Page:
The Cupcake Café Cookbook
is a gem for everyone who loves doughnuts, originally decorated cakes, or off-beat New York City eateries. The actual café is a funky daytime oasis in the still-iffy neighborhood once known as Hell's Kitchen. Ann Warren and her husband, Michael, started the café as a bakery in 1988. They now serve food, too, but their fame comes from the breakfast baked goods and Warren's strikingly creative butter cream-frosted cakes and cupcakes.
You have to smile at Warren suggesting her doughnuts are health food because they're made from scratch with natural ingredients and eaten without butter or cream cheese. You will certainly enjoy every recipe for them and all of the muffins, scones and sticky buns, too. Warren's use of butter cream for decorating cakes with cascades of colorful flowers and other original designs is so magical that even Madonna and Mick Jagger have ordered from her. If you have an ounce of manual dexterity, Warren's detailed guidance on cake decorating will send you into orbit. Photos showing how to make the flower-encrusted cakes for which Cupcake Café is famous also a help. --Dana Jacobi
From Publishers Weekly
Warren, who owns the funky Cupcake Cafe in New York City with her husband Michael, presents an array of goods that have made the bakery a reported favorite of such high-profile sweet tooths as Madonna and Mick Jagger. Some are confections not usually made at home. Recipes for three yeast and five cake doughnuts include even Jelly Doughnuts, filled with a pastry tube. There is a wide selection of muffins, Sticky Buns, Brownies and Fruitcake. Eight pies range from a sturdy Apple to a spicy Mincemeat. The collection's centerpieces, however, are cakes, frosted and decorated with butter cream made in a 10-cup batch with four cups of sugar, six eggs and 2 1/2 pounds of unsalted butter ("enough to decorate one large two-layer cake") and artfully cast in garlands of flowers ranging from roses to hydrangeas. Although Warren and Lilly, who are sisters, offer reassurances, the prospect of dying butter cream in subtly varying hues and then wielding a pastry bag and decorating tips to create complex flower petals and leaves will likely daunt the nonprofessional. Warren suggests that success comes with repeated efforts. Even readers who are not inspired to take pastry bag in hand, will be intrigued by these and other decorating projects, such as drawing pictures on cakes with butter cream and erecting multi-tiered wedding cakes that serve from 20 to 150 people.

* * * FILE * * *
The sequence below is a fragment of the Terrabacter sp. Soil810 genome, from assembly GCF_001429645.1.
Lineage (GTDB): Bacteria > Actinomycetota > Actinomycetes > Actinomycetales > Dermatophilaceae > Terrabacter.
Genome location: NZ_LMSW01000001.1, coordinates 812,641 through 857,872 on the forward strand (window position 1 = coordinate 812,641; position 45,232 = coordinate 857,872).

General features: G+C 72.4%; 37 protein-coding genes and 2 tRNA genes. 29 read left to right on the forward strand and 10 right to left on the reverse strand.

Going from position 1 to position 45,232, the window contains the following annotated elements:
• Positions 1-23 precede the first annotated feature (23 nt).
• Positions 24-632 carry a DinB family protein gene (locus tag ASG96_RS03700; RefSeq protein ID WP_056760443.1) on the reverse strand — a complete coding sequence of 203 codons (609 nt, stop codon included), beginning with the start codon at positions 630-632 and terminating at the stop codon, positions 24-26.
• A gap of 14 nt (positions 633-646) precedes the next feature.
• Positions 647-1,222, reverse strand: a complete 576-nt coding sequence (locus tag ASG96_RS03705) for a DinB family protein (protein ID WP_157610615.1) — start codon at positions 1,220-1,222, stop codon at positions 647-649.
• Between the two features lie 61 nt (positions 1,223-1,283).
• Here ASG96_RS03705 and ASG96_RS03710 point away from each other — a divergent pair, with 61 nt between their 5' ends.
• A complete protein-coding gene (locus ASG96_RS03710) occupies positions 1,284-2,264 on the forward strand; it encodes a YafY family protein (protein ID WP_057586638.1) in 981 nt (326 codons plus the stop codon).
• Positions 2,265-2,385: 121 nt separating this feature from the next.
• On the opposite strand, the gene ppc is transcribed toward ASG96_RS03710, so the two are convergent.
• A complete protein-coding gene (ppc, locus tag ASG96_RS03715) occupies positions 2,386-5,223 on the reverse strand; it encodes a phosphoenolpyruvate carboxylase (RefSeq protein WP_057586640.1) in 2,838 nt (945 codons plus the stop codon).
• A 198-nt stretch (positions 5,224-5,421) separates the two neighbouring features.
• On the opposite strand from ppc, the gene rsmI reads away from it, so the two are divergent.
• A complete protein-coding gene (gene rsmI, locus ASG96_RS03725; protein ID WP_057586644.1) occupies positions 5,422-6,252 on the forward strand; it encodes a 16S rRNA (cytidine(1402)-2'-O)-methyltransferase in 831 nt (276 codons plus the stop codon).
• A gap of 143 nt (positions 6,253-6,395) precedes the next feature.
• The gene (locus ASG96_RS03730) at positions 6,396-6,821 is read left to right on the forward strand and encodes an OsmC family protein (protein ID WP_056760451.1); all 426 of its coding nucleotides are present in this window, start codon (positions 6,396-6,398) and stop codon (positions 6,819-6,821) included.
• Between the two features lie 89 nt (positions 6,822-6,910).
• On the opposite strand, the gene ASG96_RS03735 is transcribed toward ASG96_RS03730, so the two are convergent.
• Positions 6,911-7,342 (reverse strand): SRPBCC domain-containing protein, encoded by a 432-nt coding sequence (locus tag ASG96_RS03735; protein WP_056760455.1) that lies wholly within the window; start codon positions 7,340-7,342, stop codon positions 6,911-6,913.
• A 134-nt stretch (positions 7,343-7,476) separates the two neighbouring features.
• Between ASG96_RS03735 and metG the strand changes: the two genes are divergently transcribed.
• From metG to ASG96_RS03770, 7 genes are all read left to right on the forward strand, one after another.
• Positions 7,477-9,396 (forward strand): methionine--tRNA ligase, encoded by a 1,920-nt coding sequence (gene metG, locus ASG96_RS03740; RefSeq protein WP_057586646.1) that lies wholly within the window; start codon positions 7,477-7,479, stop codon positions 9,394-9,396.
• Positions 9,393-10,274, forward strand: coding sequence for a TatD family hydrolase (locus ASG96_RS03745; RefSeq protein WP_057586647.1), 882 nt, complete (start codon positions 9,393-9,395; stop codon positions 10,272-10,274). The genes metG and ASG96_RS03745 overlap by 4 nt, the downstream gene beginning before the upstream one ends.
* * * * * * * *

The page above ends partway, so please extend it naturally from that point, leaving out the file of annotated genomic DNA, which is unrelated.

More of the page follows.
Copyright 1998 Reed Business Information, Inc.